As the NCAA Tourney winnows down to the Sweet Sixteen, the greatest basketball player to ever come out of Niles can visualize himself someday working the sidelines in a tourney.
But all Jim Les can do for now is coolly study player and coaching styles in every tourney game he watches. Absorbing those trends and tendencies, his goal is to implement them as he tries to build the University of California, Davis basketball program from the ground up.
Les just completed his first season coaching UC Davis, a few miles west of Sacramento on Interstate 80. The former Notre Dame College Prep guard, NBA three-point-shooting specialist and Bradley University coach never wants to experience the tribulations of winning just five games (while losing 26) in a season again.
“I don’t like to not have too much to do when March Madness rolls around,” Les said. “I want to be busy preparing my team.”
The self-described "student of the game" has not always had to sit out the tournament.
“It’s one of the greatest sporting events out there,” Les, 48, said of the tourney in a wide-ranging phone interview. “That’s what makes the prize so special. It’s so hard to get there. It’s so elusive. That’s every coach’s goal, every player’s. I’ve been fortunate enough to experience it as a player, fortunate enough to experience it as a coach.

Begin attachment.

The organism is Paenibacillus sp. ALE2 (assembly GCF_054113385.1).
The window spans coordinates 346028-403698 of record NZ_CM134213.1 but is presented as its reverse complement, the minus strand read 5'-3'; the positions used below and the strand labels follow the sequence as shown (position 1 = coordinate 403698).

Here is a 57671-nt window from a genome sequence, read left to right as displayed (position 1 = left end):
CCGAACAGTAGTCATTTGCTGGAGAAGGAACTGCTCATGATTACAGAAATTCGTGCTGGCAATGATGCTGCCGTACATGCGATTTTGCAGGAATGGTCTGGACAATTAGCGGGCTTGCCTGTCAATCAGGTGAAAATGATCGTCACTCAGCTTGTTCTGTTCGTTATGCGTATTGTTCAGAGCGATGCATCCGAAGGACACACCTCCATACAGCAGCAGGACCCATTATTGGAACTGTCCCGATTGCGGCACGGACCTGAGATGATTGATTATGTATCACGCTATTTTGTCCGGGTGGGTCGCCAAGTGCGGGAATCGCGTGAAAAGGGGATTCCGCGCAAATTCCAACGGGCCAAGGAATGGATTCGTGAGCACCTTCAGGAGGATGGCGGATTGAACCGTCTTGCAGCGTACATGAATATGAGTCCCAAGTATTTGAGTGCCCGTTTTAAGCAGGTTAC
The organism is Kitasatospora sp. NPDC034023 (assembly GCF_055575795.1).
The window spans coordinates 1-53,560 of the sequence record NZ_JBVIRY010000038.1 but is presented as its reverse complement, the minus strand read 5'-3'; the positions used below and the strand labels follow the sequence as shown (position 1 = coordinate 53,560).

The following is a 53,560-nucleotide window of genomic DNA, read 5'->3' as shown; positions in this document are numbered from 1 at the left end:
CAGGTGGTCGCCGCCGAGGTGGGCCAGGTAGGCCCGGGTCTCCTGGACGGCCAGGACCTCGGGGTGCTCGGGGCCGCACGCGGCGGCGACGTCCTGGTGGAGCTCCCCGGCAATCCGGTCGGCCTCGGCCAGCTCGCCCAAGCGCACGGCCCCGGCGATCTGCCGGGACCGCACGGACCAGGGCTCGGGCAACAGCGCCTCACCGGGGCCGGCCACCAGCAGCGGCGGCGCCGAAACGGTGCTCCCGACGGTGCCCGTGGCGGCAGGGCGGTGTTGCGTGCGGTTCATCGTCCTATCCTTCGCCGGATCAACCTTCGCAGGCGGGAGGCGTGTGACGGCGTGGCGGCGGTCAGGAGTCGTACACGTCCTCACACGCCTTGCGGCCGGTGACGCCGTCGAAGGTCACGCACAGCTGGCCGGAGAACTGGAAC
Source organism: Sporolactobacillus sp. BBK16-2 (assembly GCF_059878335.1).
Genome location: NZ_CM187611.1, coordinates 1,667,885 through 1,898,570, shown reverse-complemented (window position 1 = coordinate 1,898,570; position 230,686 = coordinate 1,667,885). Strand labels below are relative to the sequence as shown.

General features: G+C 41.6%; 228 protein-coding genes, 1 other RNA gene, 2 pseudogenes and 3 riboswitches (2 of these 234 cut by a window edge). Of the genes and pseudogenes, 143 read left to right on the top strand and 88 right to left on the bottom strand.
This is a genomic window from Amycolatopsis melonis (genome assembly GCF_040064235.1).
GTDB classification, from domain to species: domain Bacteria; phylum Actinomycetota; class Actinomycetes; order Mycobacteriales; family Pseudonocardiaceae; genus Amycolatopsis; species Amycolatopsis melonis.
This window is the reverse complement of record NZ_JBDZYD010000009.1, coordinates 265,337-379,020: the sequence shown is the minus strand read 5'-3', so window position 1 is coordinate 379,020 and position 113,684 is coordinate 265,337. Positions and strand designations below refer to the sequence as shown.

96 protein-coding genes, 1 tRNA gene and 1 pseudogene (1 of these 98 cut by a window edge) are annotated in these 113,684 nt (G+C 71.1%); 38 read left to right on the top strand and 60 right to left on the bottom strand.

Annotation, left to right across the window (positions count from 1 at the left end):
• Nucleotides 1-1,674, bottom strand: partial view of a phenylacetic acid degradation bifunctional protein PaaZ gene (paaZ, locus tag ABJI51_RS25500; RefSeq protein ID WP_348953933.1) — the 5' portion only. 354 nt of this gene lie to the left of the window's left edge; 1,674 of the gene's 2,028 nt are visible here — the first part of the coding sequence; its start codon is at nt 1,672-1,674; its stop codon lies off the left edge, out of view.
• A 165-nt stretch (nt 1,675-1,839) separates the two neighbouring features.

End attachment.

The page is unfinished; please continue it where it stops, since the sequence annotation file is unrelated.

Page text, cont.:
“My goal coming out here to UC Davis (was) setting our sights with that being the end road. It’s so special, that’s what makes it so tough. That’s why you see the emotion of those teams, those kids, those coaches when they hear their name called (on Selection Sunday). You know the effort and commitment and sacrifice it took from so many.”
There’s a lot to learn, from both a coach’s and player’s perspective.
Learning winning ways from tourney games
“You’re always trying to get better,” Les said. “There’s no cookie-cutter method to coaching. I’m always interested in what other teams are doing, how they’re playing, how they’re coached. I’m really on my team to get caught up in the March Madness of watching games, get caught up in the energy and enthusiasm.
“I want that energy and enthusiasm to propel their work ethic when they come back (from spring break). Teams that are playing in March, they’re made in the off-season. That starts in the spring, summer and fall. I want them to get so excited for the goal they're ultimately trying to reach. It will fuel their fire when they walk into the weight room, walk onto the track for conditioning and walk into the gym for individual workouts.”
If winning just five games -- “probably one of the toughest things I’ve ever had to go through,” said Les – wasn’t a big-enough challenge, moving cross-country to set up his family from their familiar digs in the Midwest was a chore after he was fired as Bradley coach in March, then hired at UC Davis two months later.
Starting a new job after dealing with personal sorrow
The biggest burden of all, though, was working a new job right after the death of his father, Richard Les, from Parkinson’s Disease.
“I was able even through the move and the busy times to get back a number of times to comfort him as he was going through tough times with his health,” Les said. “My father was the rock of our family. He was the guy who set the tone for all of his kids to be successful, a right way for handling ourselves and our business, and treating people. We miss him dearly. It was not easy for any of us.